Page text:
(Most will open very quickly.
A few may call for a bit of patience.)

How Will Wrote the Runes
An Easy Sample Text: Rune 1

 The Runes in Three Forms:
Unedited Texts
Edited Texts
Paraphrased Texts

  Introduction & Background:
The Discovery of the Runes
Features of the Runes
Playing the Runegame
The Cast of Characters
Background & Precedents
Other Parallels
Topics in Q’s Subtextual Wit

Reading the Sonnets Anew

  The Sets: Texts & Comments:
Set I: Runes 1-14
Set II: Runes 15-28
Set III: Runes 29-42
Set IV: Runes 43-56
Set V: Runes 57-70
Set VI: Runes 71-84
Set VII: Runes 85-98
Set VIII: Runes 99-112
Set IX: Runes 113-126
Set X: Runes 127-140
Set XI : Runes 141-154

The 11 Set Spreads
Index to Subtextual Terms
Index to the First Lines
Index to the Editorial Titles

Sources, Publication History

A History of Public Response (proposed link)

Other Links:

Game Elements in Q:
The Texts as Gameboards
Puns on “
Robert Greene”
Puns on “Anne” in No. 66
    *The Sonnets Upside Down & Runes Reversed?
  Playful Texts by Others:
     *New Answers to the OE Riddles
     *The Hidden Rune in the Medieval Pearl
     *The Hidden Rune in Spenser’s Epithalamion
     *Sir Walter Raleigh’s Hidden Signature
     *Rhyme-scheme Wit in Herbert’s “The Collar”
s Hidden Signature in Messiah
     *Acrostic Elements in Blake’s “London”
     *Whitman’s “A Riddle Song”

Academic web page:

    Roy Neil Graves, a Tennessee native, has taught English since 1969 at UT-Martin. His academic degrees are from Princeton (1961), Duke (1964), and Ole Miss (1977). His professional web page (see the link above) details his work as a teacher and writer.

     What nobody seeks is seldom found.—Pestalozzi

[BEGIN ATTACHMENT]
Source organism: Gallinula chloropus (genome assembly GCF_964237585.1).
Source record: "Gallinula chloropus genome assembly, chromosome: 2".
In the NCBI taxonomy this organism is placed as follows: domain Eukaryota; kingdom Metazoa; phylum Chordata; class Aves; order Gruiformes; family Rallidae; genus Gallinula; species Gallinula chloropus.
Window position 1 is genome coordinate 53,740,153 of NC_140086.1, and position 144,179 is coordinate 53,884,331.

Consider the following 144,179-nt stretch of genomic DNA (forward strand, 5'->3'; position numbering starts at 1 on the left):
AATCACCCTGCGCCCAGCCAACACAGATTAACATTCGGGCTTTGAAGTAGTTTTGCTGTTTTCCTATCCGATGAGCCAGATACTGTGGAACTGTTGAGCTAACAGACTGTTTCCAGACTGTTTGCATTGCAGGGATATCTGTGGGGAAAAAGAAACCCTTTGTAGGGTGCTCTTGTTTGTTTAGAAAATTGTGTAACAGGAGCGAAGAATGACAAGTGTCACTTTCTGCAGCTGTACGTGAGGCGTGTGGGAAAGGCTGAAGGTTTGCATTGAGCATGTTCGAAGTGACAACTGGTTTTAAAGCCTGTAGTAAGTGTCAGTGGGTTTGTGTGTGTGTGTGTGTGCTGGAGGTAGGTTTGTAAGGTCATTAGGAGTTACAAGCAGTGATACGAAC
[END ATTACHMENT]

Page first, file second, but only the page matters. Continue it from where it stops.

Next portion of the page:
Vision is the art of seeing things invisible.—Swift
    Isn't it astounding that all these secrets have been preserved for so many years just so we could discover them.—Orville Wright
     A true critick ought the concealed beauties of a writer, and communicate to the world such things as are worth their observation.—Addison


   AUDRY: I do not know what “poetical” is. Is it honest in deed and word? Is it a true thing?
   TOUCHSTONE: No, truly, for the truest poetry is the most feigning, and lovers are given to poetry....— As You Like It  3.3.17-20




—————a literary discovery website––––––––––

Shakespeare’s Lost Sonnets
A Restoration of the Runes

by Roy Neil Graves, Professor of English,
The University of Tennessee at Martin
Copyright ©Roy Neil Graves 2004 All Rights Reserved
This site allows liberal fair use of materials for non-profit educational purposes and public discussion.

Posted 23 April 2003,
with on-going revisions and added links during 2003-2005, 2010


——Have eyes to wonder, but lack tongues to praise (Sonnet 106.14)——

          There’s no credible-sounding way to announce what this website documents:
          The 1609 Quarto text of William Shakespeare’s Sonnets (Q), a cycle of 154 visible poems, embeds another, hidden cycle of 154 sonnet-length texts—the Lost Sonnets, or, alternately, the Runes.